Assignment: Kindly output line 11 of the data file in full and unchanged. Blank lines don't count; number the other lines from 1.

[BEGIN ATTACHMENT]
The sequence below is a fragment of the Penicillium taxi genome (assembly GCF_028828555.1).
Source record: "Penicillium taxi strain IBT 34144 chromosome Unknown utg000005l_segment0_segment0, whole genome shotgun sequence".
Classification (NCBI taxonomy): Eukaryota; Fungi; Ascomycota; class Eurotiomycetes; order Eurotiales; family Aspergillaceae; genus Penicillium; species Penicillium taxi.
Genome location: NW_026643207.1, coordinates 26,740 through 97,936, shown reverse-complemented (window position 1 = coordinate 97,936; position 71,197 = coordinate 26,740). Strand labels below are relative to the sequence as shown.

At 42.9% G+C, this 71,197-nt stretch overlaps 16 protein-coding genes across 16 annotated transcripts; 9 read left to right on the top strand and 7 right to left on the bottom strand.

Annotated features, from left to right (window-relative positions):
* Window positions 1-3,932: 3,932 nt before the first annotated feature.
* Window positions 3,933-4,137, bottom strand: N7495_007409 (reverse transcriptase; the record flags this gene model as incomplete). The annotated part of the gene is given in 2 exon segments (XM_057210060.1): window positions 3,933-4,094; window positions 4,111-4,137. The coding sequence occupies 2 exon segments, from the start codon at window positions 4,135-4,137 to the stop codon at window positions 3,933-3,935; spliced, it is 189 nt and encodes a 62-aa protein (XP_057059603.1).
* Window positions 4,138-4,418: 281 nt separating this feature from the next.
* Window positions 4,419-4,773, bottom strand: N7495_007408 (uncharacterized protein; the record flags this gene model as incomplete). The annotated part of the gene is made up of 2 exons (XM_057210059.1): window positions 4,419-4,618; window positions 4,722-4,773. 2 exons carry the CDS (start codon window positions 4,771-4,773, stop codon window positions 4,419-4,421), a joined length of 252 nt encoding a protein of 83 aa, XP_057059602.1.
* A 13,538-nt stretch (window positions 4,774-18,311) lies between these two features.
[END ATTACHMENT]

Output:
* A 13,538-nt stretch (window positions 4,774-18,311) lies between these two features.